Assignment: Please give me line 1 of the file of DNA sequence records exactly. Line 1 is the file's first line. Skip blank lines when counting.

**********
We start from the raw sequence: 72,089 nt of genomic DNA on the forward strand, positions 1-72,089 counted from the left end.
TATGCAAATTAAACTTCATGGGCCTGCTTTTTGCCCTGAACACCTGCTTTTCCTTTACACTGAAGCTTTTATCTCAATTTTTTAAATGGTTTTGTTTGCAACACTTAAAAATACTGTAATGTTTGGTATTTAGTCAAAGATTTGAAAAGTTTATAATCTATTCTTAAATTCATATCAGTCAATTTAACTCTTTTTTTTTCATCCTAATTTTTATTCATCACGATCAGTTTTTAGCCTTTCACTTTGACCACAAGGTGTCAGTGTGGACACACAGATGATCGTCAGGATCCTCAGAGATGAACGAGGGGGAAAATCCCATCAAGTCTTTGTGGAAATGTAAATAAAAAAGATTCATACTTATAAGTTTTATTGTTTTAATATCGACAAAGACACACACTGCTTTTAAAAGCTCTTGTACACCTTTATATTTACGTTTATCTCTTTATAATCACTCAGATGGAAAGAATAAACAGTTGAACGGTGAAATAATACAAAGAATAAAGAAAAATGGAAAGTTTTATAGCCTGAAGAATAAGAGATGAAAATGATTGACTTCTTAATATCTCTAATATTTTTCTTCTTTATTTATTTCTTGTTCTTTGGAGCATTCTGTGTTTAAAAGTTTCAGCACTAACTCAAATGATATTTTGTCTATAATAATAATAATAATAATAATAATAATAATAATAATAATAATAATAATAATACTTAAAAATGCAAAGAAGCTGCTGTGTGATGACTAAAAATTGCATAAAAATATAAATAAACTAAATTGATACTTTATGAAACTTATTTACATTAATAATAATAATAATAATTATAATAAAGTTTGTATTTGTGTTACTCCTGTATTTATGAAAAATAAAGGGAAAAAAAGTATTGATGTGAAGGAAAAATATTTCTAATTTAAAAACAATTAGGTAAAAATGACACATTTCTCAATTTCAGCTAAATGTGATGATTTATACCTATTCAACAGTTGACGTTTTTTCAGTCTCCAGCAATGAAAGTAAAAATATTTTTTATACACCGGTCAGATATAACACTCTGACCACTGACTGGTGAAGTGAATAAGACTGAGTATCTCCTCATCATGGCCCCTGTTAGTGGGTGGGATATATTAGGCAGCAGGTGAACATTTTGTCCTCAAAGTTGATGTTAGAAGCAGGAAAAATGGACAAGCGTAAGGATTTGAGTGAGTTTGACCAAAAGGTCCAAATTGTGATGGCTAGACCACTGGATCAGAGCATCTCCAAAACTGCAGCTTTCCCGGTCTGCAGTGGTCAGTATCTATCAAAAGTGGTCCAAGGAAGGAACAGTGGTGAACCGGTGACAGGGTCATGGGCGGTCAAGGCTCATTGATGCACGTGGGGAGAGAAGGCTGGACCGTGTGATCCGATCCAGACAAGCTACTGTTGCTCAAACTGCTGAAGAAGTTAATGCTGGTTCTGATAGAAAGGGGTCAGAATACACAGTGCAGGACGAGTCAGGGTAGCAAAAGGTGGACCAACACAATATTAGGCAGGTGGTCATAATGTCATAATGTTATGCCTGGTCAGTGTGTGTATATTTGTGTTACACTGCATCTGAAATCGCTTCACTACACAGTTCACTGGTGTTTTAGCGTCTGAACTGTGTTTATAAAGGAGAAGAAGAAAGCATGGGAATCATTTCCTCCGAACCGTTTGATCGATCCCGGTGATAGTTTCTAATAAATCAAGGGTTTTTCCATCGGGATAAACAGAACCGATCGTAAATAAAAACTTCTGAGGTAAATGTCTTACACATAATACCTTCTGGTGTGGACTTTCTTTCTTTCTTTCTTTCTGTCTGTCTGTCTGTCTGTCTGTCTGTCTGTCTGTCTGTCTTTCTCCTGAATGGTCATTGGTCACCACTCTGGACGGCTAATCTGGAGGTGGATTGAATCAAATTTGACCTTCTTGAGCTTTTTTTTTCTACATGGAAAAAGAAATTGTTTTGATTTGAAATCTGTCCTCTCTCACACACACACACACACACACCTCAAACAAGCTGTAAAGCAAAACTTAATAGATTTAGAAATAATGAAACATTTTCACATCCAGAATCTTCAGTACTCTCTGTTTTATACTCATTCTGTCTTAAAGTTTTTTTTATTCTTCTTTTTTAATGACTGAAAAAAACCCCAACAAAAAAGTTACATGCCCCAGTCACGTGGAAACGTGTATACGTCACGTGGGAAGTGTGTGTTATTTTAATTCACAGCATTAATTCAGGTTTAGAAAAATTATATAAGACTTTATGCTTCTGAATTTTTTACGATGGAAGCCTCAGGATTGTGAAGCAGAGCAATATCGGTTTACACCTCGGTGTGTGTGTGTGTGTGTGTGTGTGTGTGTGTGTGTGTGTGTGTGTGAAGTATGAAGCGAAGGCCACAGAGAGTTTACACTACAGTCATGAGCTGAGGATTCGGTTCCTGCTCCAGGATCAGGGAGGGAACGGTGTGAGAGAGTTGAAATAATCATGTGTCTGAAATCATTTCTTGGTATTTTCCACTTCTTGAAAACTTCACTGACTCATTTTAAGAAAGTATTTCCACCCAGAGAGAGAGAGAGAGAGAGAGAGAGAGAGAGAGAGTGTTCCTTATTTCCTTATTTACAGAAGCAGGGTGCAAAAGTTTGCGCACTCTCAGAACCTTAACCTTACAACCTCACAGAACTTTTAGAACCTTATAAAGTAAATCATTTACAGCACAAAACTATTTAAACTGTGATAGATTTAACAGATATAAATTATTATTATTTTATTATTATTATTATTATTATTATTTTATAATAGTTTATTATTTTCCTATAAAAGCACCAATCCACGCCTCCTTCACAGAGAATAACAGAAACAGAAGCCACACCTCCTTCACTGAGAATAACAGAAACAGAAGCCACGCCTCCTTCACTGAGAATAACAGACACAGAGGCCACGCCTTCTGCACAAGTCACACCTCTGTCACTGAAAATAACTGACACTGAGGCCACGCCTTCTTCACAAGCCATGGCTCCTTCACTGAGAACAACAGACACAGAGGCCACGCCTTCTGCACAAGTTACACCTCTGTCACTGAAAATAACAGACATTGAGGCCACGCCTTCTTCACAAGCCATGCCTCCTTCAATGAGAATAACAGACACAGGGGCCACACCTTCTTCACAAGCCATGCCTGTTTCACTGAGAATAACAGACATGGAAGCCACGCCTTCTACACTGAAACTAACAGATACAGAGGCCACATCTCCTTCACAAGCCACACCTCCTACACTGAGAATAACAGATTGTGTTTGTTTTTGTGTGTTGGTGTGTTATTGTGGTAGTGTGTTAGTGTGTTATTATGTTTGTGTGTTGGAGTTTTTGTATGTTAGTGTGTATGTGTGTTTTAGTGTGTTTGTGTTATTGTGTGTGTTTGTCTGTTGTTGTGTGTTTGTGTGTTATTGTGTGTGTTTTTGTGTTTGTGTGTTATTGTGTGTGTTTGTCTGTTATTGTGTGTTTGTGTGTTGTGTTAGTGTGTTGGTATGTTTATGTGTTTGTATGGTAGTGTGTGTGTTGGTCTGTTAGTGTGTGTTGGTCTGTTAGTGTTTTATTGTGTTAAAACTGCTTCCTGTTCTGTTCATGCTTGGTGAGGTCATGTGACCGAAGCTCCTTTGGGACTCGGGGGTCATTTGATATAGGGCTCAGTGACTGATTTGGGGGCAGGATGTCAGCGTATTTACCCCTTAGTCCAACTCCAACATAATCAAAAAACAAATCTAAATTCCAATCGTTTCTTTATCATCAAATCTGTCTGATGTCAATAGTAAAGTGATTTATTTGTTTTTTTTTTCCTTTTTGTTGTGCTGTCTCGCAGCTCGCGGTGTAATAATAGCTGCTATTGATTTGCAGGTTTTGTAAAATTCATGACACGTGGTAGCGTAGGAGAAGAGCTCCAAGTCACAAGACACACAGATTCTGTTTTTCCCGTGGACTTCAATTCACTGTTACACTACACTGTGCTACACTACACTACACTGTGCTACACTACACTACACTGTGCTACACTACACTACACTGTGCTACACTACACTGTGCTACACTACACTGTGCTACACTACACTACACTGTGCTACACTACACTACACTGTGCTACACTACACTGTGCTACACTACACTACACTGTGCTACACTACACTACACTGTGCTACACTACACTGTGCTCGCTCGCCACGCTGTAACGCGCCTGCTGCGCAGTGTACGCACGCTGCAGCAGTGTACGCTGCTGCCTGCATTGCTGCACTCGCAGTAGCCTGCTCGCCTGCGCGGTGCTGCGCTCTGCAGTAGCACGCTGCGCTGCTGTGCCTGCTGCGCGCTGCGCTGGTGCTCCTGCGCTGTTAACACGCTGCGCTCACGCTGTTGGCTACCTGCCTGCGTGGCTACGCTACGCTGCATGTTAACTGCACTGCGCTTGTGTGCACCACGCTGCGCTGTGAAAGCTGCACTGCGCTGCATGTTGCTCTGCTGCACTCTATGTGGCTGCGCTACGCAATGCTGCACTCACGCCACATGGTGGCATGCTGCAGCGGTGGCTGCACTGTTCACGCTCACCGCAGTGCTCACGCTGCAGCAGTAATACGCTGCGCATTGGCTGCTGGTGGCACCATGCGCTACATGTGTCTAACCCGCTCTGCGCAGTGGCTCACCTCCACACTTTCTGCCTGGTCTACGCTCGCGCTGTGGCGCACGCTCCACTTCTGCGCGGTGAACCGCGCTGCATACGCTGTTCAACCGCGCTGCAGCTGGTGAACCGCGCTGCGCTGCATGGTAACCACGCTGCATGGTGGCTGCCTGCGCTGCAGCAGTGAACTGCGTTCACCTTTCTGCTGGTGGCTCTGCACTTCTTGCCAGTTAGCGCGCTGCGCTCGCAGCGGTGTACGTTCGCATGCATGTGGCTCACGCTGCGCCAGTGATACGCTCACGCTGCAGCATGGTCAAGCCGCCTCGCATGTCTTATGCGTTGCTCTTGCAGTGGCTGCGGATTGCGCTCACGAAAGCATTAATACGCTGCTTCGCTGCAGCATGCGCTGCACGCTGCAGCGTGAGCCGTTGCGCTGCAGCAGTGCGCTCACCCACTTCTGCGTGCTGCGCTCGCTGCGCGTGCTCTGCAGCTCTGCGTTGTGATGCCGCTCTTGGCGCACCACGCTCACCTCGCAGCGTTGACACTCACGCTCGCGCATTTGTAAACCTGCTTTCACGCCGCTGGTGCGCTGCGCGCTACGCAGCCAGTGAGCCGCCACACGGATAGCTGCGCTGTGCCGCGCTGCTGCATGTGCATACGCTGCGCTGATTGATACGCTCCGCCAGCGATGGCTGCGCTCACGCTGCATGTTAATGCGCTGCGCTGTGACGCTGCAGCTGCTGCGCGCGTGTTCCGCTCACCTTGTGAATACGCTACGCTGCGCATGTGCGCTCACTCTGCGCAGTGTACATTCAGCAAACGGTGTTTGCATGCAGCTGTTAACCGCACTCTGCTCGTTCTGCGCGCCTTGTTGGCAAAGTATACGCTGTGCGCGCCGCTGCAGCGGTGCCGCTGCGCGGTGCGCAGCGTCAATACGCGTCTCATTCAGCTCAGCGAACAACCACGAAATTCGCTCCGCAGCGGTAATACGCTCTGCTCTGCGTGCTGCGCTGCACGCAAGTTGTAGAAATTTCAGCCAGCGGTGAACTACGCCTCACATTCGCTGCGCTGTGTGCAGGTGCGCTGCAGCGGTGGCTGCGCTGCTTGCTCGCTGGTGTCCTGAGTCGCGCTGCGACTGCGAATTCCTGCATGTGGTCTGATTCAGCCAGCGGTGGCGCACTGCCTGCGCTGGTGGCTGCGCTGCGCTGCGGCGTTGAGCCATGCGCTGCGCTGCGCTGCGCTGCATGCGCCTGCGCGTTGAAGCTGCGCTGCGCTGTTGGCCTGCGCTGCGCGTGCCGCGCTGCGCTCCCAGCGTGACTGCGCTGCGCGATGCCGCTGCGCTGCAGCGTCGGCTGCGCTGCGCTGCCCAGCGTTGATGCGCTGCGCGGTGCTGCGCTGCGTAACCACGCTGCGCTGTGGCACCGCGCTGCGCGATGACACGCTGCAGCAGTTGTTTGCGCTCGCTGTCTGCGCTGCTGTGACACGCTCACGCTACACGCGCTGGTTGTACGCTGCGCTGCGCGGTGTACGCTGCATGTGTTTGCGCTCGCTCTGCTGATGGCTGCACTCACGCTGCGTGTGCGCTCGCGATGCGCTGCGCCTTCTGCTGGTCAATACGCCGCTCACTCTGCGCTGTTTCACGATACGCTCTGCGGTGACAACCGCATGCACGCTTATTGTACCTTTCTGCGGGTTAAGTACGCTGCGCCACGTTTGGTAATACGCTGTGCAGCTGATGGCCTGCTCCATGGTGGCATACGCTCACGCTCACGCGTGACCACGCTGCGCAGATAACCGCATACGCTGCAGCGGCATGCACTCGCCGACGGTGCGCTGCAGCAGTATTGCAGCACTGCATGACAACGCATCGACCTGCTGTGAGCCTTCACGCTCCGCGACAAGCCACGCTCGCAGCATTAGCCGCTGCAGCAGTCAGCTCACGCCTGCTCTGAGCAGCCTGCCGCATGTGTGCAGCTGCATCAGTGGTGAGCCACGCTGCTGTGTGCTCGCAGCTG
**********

We start from the raw sequence: 72,089 nt of genomic DNA on the forward strand, positions 1-72,089 counted from the left end.